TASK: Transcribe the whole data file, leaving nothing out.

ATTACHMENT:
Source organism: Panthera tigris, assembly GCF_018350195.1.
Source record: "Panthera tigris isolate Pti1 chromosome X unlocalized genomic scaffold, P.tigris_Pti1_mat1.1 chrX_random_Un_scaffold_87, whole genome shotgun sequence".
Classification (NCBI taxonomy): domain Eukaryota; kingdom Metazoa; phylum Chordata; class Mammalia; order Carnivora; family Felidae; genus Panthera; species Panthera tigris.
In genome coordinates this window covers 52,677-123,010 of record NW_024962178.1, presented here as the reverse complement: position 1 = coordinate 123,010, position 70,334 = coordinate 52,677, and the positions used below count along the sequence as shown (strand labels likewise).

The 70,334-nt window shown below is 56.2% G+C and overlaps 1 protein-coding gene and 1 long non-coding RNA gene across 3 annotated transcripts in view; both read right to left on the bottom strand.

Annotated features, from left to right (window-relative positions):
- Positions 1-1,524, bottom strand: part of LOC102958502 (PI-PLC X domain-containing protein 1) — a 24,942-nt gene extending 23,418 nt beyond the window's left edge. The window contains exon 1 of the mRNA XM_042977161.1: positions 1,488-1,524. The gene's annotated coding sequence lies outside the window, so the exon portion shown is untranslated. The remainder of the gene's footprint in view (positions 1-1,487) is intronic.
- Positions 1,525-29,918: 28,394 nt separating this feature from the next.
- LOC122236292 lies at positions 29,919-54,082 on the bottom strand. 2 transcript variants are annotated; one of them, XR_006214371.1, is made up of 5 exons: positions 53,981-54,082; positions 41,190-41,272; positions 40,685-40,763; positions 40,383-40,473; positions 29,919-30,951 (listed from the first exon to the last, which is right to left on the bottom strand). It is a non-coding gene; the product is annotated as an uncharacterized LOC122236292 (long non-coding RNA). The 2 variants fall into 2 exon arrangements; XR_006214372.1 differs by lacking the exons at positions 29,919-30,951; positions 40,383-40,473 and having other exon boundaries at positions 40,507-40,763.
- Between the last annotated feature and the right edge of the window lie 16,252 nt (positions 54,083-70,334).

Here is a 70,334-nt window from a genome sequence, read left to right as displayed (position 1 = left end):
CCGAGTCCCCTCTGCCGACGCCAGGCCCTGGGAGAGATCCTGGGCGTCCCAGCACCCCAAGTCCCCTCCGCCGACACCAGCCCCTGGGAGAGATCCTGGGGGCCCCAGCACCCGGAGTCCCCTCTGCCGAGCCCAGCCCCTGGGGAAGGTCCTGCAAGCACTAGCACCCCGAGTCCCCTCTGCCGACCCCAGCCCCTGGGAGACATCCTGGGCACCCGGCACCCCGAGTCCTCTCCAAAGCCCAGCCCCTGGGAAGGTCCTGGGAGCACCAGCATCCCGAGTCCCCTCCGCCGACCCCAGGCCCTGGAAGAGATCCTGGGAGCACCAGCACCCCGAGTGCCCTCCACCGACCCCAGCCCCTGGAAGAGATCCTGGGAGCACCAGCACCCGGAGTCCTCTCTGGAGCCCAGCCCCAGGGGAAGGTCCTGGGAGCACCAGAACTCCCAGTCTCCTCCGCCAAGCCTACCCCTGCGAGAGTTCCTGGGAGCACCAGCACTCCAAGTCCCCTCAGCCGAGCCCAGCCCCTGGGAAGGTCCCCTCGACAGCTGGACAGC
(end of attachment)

Source organism: Panthera tigris, assembly GCF_018350195.1.
Source record: "Panthera tigris isolate Pti1 chromosome X unlocalized genomic scaffold, P.tigris_Pti1_mat1.1 chrX_random_Un_scaffold_87, whole genome shotgun sequence".
Classification (NCBI taxonomy): domain Eukaryota; kingdom Metazoa; phylum Chordata; class Mammalia; order Carnivora; family Felidae; genus Panthera; species Panthera tigris.
In genome coordinates this window covers 52,677-123,010 of record NW_024962178.1, presented here as the reverse complement: position 1 = coordinate 123,010, position 70,334 = coordinate 52,677, and the positions used below count along the sequence as shown (strand labels likewise).

The 70,334-nt window shown below is 56.2% G+C and overlaps 1 protein-coding gene and 1 long non-coding RNA gene across 3 annotated transcripts in view; both read right to left on the bottom strand.

Annotated features, from left to right (window-relative positions):
- Positions 1-1,524, bottom strand: part of LOC102958502 (PI-PLC X domain-containing protein 1) — a 24,942-nt gene extending 23,418 nt beyond the window's left edge. The window contains exon 1 of the mRNA XM_042977161.1: positions 1,488-1,524. The gene's annotated coding sequence lies outside the window, so the exon portion shown is untranslated. The remainder of the gene's footprint in view (positions 1-1,487) is intronic.
- Positions 1,525-29,918: 28,394 nt separating this feature from the next.
- LOC122236292 lies at positions 29,919-54,082 on the bottom strand. 2 transcript variants are annotated; one of them, XR_006214371.1, is made up of 5 exons: positions 53,981-54,082; positions 41,190-41,272; positions 40,685-40,763; positions 40,383-40,473; positions 29,919-30,951 (listed from the first exon to the last, which is right to left on the bottom strand). It is a non-coding gene; the product is annotated as an uncharacterized LOC122236292 (long non-coding RNA). The 2 variants fall into 2 exon arrangements; XR_006214372.1 differs by lacking the exons at positions 29,919-30,951; positions 40,383-40,473 and having other exon boundaries at positions 40,507-40,763.
- Between the last annotated feature and the right edge of the window lie 16,252 nt (positions 54,083-70,334).

Here is a 70,334-nt window from a genome sequence, read left to right as displayed (position 1 = left end):
CCGAGTCCCCTCTGCCGACGCCAGGCCCTGGGAGAGATCCTGGGCGTCCCAGCACCCCAAGTCCCCTCCGCCGACACCAGCCCCTGGGAGAGATCCTGGGGGCCCCAGCACCCGGAGTCCCCTCTGCCGAGCCCAGCCCCTGGGGAAGGTCCTGCAAGCACTAGCACCCCGAGTCCCCTCTGCCGACCCCAGCCCCTGGGAGACATCCTGGGCACCCGGCACCCCGAGTCCTCTCCAAAGCCCAGCCCCTGGGAAGGTCCTGGGAGCACCAGCATCCCGAGTCCCCTCCGCCGACCCCAGGCCCTGGAAGAGATCCTGGGAGCACCAGCACCCCGAGTGCCCTCCACCGACCCCAGCCCCTGGAAGAGATCCTGGGAGCACCAGCACCCGGAGTCCTCTCTGGAGCCCAGCCCCAGGGGAAGGTCCTGGGAGCACCAGAACTCCCAGTCTCCTCCGCCAAGCCTACCCCTGCGAGAGTTCCTGGGAGCACCAGCACTCCAAGTCCCCTCAGCCGAGCCCAGCCCCTGGGAAGGTCCCCTCGACAGCTGGACAGC